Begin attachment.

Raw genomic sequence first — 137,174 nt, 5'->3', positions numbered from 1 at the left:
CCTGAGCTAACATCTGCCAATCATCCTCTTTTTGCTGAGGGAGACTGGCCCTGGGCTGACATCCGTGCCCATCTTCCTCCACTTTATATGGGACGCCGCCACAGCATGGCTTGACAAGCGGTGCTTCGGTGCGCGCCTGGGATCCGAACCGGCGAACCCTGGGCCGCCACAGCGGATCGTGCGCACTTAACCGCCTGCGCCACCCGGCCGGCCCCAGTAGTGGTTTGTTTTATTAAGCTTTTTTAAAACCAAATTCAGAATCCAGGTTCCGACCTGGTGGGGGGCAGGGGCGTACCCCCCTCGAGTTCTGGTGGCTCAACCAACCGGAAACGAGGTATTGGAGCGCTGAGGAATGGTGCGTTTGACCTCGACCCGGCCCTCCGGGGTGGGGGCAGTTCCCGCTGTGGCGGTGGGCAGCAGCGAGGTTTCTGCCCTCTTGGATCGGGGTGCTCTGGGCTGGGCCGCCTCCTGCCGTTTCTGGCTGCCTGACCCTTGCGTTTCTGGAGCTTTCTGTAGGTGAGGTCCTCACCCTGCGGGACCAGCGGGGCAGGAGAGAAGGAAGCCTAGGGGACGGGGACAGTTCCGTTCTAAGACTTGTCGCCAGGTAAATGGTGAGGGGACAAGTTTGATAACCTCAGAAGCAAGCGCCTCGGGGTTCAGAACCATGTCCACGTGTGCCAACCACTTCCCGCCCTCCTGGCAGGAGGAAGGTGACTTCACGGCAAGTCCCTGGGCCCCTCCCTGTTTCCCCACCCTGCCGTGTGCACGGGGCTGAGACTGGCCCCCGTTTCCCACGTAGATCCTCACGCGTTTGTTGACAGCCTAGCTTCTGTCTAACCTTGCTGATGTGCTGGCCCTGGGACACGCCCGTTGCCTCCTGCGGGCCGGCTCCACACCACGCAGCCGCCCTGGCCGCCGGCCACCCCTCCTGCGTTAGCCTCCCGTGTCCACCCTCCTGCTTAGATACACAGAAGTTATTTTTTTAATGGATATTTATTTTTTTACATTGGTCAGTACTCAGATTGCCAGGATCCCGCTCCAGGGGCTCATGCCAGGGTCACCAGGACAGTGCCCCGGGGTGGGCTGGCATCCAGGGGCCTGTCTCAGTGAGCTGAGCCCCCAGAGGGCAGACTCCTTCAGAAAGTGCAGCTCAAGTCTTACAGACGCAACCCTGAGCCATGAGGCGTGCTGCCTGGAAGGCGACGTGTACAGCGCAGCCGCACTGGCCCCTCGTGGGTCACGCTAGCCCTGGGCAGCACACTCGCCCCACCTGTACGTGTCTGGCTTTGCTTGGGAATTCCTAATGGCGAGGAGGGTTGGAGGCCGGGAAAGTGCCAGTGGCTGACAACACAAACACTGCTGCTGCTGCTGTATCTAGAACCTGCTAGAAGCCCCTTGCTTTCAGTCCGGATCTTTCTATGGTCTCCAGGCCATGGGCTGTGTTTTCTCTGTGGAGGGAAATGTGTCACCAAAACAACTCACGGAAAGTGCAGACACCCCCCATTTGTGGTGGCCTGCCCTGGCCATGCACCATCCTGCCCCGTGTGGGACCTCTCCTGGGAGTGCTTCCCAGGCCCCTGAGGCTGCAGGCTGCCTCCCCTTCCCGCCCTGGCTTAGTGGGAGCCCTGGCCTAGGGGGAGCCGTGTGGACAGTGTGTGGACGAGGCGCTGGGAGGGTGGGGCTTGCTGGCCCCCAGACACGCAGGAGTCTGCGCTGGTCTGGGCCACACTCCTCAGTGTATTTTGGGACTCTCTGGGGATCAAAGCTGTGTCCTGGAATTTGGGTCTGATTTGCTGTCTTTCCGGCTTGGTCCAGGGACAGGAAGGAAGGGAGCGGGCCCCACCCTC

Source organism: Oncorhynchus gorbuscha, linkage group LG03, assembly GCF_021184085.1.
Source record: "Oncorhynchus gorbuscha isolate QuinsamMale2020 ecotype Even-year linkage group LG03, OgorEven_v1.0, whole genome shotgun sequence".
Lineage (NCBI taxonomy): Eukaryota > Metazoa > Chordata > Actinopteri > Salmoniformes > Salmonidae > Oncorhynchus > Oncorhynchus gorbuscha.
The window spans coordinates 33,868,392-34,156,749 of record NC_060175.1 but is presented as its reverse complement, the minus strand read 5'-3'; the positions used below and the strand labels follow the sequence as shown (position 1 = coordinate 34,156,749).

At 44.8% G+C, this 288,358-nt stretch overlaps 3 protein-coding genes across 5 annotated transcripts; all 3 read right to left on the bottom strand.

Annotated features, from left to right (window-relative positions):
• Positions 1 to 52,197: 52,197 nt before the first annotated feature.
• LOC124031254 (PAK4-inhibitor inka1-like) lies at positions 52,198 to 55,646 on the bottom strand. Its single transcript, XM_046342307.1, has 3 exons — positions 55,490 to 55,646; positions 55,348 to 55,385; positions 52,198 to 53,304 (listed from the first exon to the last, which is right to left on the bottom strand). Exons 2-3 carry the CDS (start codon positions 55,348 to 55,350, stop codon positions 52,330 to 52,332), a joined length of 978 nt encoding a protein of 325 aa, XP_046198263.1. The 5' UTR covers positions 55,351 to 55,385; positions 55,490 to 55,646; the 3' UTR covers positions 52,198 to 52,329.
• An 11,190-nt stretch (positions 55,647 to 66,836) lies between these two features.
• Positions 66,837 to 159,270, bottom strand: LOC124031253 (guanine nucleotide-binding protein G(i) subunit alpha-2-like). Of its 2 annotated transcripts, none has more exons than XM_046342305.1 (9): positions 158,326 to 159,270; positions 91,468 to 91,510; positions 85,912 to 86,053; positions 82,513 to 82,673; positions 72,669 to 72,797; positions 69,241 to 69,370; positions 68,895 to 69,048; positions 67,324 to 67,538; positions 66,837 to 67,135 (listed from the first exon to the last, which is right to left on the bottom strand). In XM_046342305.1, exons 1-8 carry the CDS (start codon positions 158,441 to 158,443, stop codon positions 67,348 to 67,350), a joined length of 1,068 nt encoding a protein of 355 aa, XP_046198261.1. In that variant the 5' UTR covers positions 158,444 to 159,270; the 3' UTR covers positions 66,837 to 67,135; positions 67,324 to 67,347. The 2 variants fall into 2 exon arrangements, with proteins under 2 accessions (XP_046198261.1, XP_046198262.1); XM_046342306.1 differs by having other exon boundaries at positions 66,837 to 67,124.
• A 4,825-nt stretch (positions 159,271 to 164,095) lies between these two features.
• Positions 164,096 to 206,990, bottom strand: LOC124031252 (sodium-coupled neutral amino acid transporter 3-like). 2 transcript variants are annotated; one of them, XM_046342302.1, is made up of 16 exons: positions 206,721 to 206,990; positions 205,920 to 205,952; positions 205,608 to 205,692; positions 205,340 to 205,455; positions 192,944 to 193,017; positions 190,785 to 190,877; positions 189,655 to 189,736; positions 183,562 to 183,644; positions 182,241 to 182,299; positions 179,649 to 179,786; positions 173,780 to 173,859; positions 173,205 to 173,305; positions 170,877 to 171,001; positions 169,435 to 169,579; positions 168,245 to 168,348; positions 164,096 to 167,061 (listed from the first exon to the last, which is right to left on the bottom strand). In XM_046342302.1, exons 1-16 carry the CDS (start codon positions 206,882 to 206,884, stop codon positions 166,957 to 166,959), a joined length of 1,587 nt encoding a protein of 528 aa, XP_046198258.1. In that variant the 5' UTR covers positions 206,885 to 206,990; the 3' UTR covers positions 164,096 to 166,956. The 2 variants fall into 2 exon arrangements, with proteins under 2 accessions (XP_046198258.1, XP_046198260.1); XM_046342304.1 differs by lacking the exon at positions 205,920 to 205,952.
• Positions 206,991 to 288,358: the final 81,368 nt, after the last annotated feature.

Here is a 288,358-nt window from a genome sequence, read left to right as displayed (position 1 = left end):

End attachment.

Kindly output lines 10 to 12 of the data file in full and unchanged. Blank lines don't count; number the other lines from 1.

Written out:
• LOC124031254 (PAK4-inhibitor inka1-like) lies at positions 52,198 to 55,646 on the bottom strand. Its single transcript, XM_046342307.1, has 3 exons — positions 55,490 to 55,646; positions 55,348 to 55,385; positions 52,198 to 53,304 (listed from the first exon to the last, which is right to left on the bottom strand). Exons 2-3 carry the CDS (start codon positions 55,348 to 55,350, stop codon positions 52,330 to 52,332), a joined length of 978 nt encoding a protein of 325 aa, XP_046198263.1. The 5' UTR covers positions 55,351 to 55,385; positions 55,490 to 55,646; the 3' UTR covers positions 52,198 to 52,329.
• An 11,190-nt stretch (positions 55,647 to 66,836) lies between these two features.
• Positions 66,837 to 159,270, bottom strand: LOC124031253 (guanine nucleotide-binding protein G(i) subunit alpha-2-like). Of its 2 annotated transcripts, none has more exons than XM_046342305.1 (9): positions 158,326 to 159,270; positions 91,468 to 91,510; positions 85,912 to 86,053; positions 82,513 to 82,673; positions 72,669 to 72,797; positions 69,241 to 69,370; positions 68,895 to 69,048; positions 67,324 to 67,538; positions 66,837 to 67,135 (listed from the first exon to the last, which is right to left on the bottom strand). In XM_046342305.1, exons 1-8 carry the CDS (start codon positions 158,441 to 158,443, stop codon positions 67,348 to 67,350), a joined length of 1,068 nt encoding a protein of 355 aa, XP_046198261.1. In that variant the 5' UTR covers positions 158,444 to 159,270; the 3' UTR covers positions 66,837 to 67,135; positions 67,324 to 67,347. The 2 variants fall into 2 exon arrangements, with proteins under 2 accessions (XP_046198261.1, XP_046198262.1); XM_046342306.1 differs by having other exon boundaries at positions 66,837 to 67,124.